Serena Williams returns a shot in the Ladies’ Singles Final on Center Court at Wimbledon 2018
NEW YORK, NY - SEPTEMBER 08: Serena Williams of the United States argues with umpire Carlos Ramos during her Women's Singles finals match against Naomi Osaka of Japan on Day Thirteen of the 2018 US Open at the USTA Billie Jean King National Tennis Center on September 8, 2018 in the Flushing neighborhood of the Queens borough of New York City. (Photo by Michael Owens/Getty Images)
Culture Archive

Do women get penalized more than men in Grand Slam matches?

Serena Williams of the United States argues with umpire Carlos Ramos during her Women's Singles finals match against Naomi Osaka of Japan on Day during the women's final of the 2018 US Open. (Photo by Michael Owens/Getty Images)

The New York Times recently reported on the differential of fines given to men and women in tennis Grand Slam competition. The data was compiled by officials at the events and the data covers the last 20 years of competition.

After Serena Williams was fined $17,000 for her outbursts at the U.S. Open women’s final, fans and tennis professionals pointed out that women players were penalized more frequently than men for the same actions.

Grand Slam supervisors and the tournament referee investigate the potential rules violations and determine if there should be a fine and for how much.

Williams was fined for verbal abuse, which men have been fined for more times, 62, than women, 16. For the Grand Slams verbal abuse is defined as a statement about an official that “implies dishonesty or is derogatory, insulting or otherwise abusive.” Williams called the official a “thief” after receiving a point penalty for a slamming her racquet in the U.S. Open final, which she eventually lost to Naomi Osaka. The “thief” comment earned her a game penalty.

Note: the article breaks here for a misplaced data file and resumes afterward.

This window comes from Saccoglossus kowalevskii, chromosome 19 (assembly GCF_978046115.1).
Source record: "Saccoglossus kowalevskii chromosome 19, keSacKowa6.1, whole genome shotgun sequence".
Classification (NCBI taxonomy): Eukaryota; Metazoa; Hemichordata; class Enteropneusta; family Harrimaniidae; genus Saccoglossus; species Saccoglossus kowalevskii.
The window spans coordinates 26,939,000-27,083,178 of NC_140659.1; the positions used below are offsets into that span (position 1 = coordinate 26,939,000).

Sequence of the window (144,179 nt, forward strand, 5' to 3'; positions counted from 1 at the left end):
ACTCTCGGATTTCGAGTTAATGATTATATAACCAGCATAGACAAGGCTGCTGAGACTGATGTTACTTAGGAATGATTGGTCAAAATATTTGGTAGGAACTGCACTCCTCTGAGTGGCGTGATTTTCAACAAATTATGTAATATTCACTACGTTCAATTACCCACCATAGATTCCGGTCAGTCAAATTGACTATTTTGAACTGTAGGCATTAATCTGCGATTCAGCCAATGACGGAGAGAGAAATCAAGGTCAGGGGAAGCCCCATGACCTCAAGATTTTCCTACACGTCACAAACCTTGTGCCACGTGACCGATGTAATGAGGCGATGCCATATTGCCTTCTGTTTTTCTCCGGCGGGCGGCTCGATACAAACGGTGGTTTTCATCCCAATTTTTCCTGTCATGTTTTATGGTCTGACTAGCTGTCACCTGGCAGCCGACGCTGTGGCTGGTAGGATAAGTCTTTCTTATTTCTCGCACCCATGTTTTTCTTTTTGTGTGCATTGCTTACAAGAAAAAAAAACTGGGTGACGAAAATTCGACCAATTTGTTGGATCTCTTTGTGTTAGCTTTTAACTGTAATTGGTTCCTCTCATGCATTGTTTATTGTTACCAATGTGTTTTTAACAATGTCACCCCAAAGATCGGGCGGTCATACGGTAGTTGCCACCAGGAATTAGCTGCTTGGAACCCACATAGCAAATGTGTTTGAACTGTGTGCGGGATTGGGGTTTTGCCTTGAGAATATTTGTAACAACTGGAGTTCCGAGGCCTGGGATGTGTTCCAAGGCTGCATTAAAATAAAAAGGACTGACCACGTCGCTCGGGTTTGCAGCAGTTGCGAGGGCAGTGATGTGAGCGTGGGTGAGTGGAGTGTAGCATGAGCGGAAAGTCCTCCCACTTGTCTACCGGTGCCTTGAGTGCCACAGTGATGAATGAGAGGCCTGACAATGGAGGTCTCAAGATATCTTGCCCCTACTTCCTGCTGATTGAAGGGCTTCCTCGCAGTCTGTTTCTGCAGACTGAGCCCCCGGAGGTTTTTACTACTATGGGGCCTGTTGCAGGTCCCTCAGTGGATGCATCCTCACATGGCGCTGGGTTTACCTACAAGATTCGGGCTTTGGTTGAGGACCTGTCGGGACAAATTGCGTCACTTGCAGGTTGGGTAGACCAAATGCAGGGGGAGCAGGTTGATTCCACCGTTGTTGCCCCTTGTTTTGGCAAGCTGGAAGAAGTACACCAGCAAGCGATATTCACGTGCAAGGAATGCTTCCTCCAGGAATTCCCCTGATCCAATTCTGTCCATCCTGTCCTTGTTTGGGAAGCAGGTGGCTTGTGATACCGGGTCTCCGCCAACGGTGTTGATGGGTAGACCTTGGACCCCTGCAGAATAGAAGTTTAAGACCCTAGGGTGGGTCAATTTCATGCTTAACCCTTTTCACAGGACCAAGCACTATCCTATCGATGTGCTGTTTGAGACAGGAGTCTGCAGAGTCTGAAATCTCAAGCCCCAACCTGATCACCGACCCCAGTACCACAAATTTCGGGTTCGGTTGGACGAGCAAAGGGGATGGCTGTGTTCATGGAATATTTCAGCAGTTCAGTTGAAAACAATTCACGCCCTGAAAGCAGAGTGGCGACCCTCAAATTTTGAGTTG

The disparity can be attributed to men playing best of five matches instead of best of three which is what the women play. In the 2018 U.S. Open men played a total of 460 sets, while women played 203. Even with this differential though men were still fined at a higher rate.

Williams was originally penalized for receiving coaching, which is the only category where women are penalized more frequently than men.

Williams’ husband Alexis Ohanian blasted the New York Times on Twitter on Sept. 16,  taking issue with Times writer Christopher Clarey calling him out for publishing statistics without context.  He argued that the data just shows men are penalized more than women, without showing how often men step out of line compared to women. He argues that it should be the percentage of times men get fined for the violations they commit rather than the total number of fines.


Nate Silver of also weighed in on Twitter saying, “Shows that male players are fined more but that could be because they misbehave more, this data doesn’t tell us anything about whether they are punished at greater rates.”

Max Bechtoldt is a senior journalism student at Arizona State University